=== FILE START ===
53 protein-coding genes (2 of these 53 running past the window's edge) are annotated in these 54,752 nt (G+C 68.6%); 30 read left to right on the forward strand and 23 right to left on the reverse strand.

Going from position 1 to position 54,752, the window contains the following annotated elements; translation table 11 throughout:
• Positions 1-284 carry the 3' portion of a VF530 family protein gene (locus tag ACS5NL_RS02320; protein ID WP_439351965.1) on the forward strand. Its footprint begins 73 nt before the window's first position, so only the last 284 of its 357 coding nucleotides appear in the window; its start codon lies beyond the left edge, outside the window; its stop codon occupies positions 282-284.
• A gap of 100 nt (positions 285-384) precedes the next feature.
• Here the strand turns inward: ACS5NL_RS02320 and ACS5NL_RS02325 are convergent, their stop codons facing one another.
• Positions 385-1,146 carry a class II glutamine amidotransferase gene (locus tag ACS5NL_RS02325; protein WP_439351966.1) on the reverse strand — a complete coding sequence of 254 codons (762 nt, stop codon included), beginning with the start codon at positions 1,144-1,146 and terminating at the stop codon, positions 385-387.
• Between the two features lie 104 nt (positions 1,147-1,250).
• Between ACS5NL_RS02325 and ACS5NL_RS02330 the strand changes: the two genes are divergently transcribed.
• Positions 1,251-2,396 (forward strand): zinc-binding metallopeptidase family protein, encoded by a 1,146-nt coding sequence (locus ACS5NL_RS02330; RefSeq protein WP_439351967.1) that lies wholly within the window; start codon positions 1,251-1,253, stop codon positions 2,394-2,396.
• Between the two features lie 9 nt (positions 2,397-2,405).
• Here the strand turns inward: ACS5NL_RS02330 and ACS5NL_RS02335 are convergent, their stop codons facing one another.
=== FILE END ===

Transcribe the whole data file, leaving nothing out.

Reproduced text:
53 protein-coding genes (2 of these 53 running past the window's edge) are annotated in these 54,752 nt (G+C 68.6%); 30 read left to right on the forward strand and 23 right to left on the reverse strand.

Going from position 1 to position 54,752, the window contains the following annotated elements; translation table 11 throughout:
• Positions 1-284 carry the 3' portion of a VF530 family protein gene (locus tag ACS5NL_RS02320; protein ID WP_439351965.1) on the forward strand. Its footprint begins 73 nt before the window's first position, so only the last 284 of its 357 coding nucleotides appear in the window; its start codon lies beyond the left edge, outside the window; its stop codon occupies positions 282-284.
• A gap of 100 nt (positions 285-384) precedes the next feature.
• Here the strand turns inward: ACS5NL_RS02320 and ACS5NL_RS02325 are convergent, their stop codons facing one another.
• Positions 385-1,146 carry a class II glutamine amidotransferase gene (locus tag ACS5NL_RS02325; protein WP_439351966.1) on the reverse strand — a complete coding sequence of 254 codons (762 nt, stop codon included), beginning with the start codon at positions 1,144-1,146 and terminating at the stop codon, positions 385-387.
• Between the two features lie 104 nt (positions 1,147-1,250).
• Between ACS5NL_RS02325 and ACS5NL_RS02330 the strand changes: the two genes are divergently transcribed.
• Positions 1,251-2,396 (forward strand): zinc-binding metallopeptidase family protein, encoded by a 1,146-nt coding sequence (locus ACS5NL_RS02330; RefSeq protein WP_439351967.1) that lies wholly within the window; start codon positions 1,251-1,253, stop codon positions 2,394-2,396.
• Between the two features lie 9 nt (positions 2,397-2,405).
• Here the strand turns inward: ACS5NL_RS02330 and ACS5NL_RS02335 are convergent, their stop codons facing one another.